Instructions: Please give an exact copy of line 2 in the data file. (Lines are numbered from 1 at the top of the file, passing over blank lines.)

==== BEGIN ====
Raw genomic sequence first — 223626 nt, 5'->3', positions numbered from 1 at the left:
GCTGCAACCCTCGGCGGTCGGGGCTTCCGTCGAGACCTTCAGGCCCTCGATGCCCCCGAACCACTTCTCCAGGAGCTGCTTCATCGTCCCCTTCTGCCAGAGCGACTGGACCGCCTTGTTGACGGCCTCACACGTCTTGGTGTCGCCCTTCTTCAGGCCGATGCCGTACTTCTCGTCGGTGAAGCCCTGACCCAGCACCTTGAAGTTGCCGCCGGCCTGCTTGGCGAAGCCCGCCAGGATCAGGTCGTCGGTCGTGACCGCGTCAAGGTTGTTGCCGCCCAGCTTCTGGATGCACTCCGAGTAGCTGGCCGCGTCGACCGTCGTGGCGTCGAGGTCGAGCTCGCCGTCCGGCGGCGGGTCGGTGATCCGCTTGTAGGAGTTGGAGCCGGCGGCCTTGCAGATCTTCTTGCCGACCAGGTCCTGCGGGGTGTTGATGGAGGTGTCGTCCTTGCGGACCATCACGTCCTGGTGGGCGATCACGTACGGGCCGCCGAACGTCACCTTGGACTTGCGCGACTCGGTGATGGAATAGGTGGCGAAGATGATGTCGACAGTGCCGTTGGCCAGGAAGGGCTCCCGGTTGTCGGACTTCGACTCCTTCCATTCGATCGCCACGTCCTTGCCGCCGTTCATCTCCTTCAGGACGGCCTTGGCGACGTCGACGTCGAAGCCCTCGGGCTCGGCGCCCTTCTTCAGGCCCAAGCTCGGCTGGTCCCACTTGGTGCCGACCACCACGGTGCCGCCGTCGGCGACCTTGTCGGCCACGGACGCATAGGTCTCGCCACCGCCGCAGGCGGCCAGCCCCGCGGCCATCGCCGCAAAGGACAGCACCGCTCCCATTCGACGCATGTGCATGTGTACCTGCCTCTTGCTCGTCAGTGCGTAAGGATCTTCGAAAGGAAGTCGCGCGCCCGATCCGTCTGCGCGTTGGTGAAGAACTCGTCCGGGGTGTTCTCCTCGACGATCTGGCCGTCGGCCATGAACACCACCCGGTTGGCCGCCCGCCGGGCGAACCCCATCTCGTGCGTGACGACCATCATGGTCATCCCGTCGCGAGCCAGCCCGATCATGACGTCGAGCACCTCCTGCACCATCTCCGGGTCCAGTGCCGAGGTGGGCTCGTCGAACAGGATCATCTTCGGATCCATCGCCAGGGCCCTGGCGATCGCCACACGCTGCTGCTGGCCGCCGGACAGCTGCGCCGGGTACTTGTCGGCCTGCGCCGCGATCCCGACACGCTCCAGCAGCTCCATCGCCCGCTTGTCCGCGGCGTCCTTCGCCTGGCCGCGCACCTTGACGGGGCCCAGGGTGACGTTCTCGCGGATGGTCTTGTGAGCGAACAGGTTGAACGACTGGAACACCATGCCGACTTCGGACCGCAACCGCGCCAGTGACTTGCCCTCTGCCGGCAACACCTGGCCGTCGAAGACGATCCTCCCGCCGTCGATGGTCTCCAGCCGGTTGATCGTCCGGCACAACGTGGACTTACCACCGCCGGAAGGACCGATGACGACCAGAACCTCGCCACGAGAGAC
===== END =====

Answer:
GCTGCAACCCTCGGCGGTCGGGGCTTCCGTCGAGACCTTCAGGCCCTCGATGCCCCCGAACCACTTCTCCAGGAGCTGCTTCATCGTCCCCTTCTGCCAGAGCGACTGGACCGCCTTGTTGACGGCCTCACACGTCTTGGTGTCGCCCTTCTTCAGGCCGATGCCGTACTTCTCGTCGGTGAAGCCCTGACCCAGCACCTTGAAGTTGCCGCCGGCCTGCTTGGCGAAGCCCGCCAGGATCAGGTCGTCGGTCGTGACCGCGTCAAGGTTGTTGCCGCCCAGCTTCTGGATGCACTCCGAGTAGCTGGCCGCGTCGACCGTCGTGGCGTCGAGGTCGAGCTCGCCGTCCGGCGGCGGGTCGGTGATCCGCTTGTAGGAGTTGGAGCCGGCGGCCTTGCAGATCTTCTTGCCGACCAGGTCCTGCGGGGTGTTGATGGAGGTGTCGTCCTTGCGGACCATCACGTCCTGGTGGGCGATCACGTACGGGCCGCCGAACGTCACCTTGGACTTGCGCGACTCGGTGATGGAATAGGTGGCGAAGATGATGTCGACAGTGCCGTTGGCCAGGAAGGGCTCCCGGTTGTCGGACTTCGACTCCTTCCATTCGATCGCCACGTCCTTGCCGCCGTTCATCTCCTTCAGGACGGCCTTGGCGACGTCGACGTCGAAGCCCTCGGGCTCGGCGCCCTTCTTCAGGCCCAAGCTCGGCTGGTCCCACTTGGTGCCGACCACCACGGTGCCGCCGTCGGCGACCTTGTCGGCCACGGACGCATAGGTCTCGCCACCGCCGCAGGCGGCCAGCCCCGCGGCCATCGCCGCAAAGGACAGCACCGCTCCCATTCGACGCATGTGCATGTGTACCTGCCTCTTGCTCGTCAGTGCGTAAGGATCTTCGAAAGGAAGTCGCGCGCCCGATCCGTCTGCGCGTTGGTGAAGAACTCGTCCGGGGTGTTCTCCTCGACGATCTGGCCGTCGGCCATGAACACCACCCGGTTGGCCGCCCGCCGGGCGAACCCCATCTCGTGCGTGACGACCATCATGGTCATCCCGTCGCGAGCCAGCCCGATCATGACGTCGAGCACCTCCTGCACCATCTCCGGGTCCAGTGCCGAGGTGGGCTCGTCGAACAGGATCATCTTCGGATCCATCGCCAGGGCCCTGGCGATCGCCACACGCTGCTGCTGGCCGCCGGACAGCTGCGCCGGGTACTTGTCGGCCTGCGCCGCGATCCCGACACGCTCCAGCAGCTCCATCGCCCGCTTGTCCGCGGCGTCCTTCGCCTGGCCGCGCACCTTGACGGGGCCCAGGGTGACGTTCTCGCGGATGGTCTTGTGAGCGAACAGGTTGAACGACTGGAACACCATGCCGACTTCGGACCGCAACCGCGCCAGTGACTTGCCCTCTGCCGGCAACACCTGGCCGTCGAAGACGATCCTCCCGCCGTCGATGGTCTCCAGCCGGTTGATCGTCCGGCACAACGTGGACTTACCACCGCCGGAAGGACCGATGACGACCAGAACCTCGCCACGAGAGAC